The new millennium was accompanied by the nascent era of a new and exciting industry unprecedented in the human experience: space tourism. We have witnessed in this past decade the emergence of the space tourism industry which has been characterized by the frenetic proliferation of companies whose aim is to develop reusable launch vehicles intended to provide voyages to suborbital space. The space tourism industry enjoyed the benefits of a stable economy for the better part of the past decade which allowed and encouraged an expectation of success on the part of both the industry participants i.e. the developers of the vehicles, and the target market, or the space tourists. Consequently, the literature regarding this industry has evolved into a genre typified by positive expectation and enthusiastic advocacy. While this characteristic is somewhat desirable as a driver for the space tourism market, it lacks the necessary and appropriate objectivity needed for a realistic and ultimately supportive assesment of the industry.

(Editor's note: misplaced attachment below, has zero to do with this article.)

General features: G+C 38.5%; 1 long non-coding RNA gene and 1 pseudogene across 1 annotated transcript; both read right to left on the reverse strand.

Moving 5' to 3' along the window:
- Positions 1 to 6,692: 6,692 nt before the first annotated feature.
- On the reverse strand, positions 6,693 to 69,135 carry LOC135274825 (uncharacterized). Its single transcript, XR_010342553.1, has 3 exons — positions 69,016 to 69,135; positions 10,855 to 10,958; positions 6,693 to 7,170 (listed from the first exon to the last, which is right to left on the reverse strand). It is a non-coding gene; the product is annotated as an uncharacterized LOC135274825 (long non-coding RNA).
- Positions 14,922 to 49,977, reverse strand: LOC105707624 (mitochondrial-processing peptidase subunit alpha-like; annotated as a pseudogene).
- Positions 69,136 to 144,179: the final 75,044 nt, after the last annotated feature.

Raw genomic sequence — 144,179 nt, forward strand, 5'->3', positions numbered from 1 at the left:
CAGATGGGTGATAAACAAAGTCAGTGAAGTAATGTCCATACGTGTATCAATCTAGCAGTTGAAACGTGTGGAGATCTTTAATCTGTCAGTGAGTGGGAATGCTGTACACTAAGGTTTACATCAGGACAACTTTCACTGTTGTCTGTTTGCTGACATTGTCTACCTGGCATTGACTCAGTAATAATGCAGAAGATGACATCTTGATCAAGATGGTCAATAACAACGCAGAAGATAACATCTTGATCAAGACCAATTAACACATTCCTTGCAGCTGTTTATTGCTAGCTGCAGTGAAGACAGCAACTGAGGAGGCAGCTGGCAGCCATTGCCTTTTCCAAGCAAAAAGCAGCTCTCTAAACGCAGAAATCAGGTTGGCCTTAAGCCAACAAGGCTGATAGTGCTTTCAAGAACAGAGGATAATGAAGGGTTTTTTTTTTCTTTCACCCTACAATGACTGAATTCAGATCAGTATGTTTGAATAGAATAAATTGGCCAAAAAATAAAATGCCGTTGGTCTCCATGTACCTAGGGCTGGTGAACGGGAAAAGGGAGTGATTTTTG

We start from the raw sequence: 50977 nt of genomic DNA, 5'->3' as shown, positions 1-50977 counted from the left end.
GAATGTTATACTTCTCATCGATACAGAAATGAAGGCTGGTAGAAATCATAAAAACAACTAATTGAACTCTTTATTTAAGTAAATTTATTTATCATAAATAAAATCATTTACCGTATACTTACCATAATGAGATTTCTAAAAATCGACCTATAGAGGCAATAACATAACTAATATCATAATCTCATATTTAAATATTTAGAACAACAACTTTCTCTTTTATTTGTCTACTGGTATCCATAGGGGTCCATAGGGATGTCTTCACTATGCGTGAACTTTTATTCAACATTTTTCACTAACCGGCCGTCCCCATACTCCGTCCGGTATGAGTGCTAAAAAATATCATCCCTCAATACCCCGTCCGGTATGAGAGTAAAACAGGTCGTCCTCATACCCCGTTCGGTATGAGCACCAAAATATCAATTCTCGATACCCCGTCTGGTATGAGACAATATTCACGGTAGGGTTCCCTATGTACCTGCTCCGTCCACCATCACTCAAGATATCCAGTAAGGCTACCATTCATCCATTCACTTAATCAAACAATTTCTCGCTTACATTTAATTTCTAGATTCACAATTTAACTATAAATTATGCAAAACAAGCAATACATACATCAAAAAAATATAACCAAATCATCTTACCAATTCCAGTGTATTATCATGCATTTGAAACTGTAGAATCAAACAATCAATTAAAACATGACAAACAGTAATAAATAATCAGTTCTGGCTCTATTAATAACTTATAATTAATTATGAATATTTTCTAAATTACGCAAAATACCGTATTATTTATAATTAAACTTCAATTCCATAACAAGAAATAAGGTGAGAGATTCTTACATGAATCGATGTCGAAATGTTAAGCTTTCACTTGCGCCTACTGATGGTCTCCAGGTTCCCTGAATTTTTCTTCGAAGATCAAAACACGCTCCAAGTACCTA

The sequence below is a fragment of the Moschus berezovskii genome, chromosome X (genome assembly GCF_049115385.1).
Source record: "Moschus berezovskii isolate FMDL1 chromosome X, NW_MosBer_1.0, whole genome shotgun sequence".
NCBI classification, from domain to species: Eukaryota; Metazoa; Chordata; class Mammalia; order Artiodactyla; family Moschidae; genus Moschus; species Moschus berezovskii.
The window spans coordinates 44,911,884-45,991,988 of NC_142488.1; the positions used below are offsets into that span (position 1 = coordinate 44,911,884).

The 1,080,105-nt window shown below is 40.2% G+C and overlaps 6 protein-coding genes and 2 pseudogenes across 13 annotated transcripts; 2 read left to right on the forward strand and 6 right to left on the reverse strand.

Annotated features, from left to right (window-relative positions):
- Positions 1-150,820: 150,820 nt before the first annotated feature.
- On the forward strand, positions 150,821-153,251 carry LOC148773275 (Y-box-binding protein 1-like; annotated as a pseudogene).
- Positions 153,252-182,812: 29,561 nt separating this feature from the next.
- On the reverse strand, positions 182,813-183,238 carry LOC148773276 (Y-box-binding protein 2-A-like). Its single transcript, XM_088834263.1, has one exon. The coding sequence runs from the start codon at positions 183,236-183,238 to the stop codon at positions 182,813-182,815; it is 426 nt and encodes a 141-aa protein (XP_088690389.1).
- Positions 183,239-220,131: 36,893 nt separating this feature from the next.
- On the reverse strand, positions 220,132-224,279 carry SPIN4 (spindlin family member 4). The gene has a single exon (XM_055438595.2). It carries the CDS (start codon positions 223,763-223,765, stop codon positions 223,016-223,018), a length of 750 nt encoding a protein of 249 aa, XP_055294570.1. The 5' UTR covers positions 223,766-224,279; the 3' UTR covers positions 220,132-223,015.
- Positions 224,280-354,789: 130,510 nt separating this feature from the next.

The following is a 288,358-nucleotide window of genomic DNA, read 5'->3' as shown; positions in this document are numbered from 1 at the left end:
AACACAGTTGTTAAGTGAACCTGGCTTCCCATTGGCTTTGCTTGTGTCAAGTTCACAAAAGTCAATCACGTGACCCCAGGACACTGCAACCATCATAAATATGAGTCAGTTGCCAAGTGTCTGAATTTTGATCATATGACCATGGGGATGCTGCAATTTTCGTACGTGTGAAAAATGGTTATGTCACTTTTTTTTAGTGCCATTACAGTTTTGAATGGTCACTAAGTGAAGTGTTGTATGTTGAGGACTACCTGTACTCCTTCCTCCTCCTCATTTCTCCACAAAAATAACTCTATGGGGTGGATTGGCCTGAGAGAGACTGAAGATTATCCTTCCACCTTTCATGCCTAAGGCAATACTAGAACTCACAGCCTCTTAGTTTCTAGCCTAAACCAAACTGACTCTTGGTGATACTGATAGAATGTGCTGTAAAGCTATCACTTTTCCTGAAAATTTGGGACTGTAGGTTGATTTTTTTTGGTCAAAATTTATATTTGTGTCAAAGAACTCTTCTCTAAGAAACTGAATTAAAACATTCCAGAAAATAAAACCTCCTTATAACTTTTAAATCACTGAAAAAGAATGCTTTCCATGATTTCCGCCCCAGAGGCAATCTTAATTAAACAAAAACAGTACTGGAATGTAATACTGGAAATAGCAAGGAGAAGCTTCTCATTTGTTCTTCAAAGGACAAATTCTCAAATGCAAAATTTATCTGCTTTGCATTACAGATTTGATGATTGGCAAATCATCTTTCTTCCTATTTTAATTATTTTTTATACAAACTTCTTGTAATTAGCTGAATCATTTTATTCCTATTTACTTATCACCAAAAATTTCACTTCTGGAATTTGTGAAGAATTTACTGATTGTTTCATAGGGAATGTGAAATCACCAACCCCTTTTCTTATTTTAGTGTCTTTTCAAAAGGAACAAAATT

Unfortunately, the burgeoning economy which permitted such enthusiastic expectations for the space tourism market no longer exists. The drastic change in the economy is sure to impact the evolution of at least some parts of the space tourism market. Because of this change in the market and the impact that this change could have on the evolution of space tourism, this publication comes at a useful and critical time. Now is the time for an objective critique of the industry and the solicitation of helpful and creative solutions for obstacles that the industry is facing or might face in the future.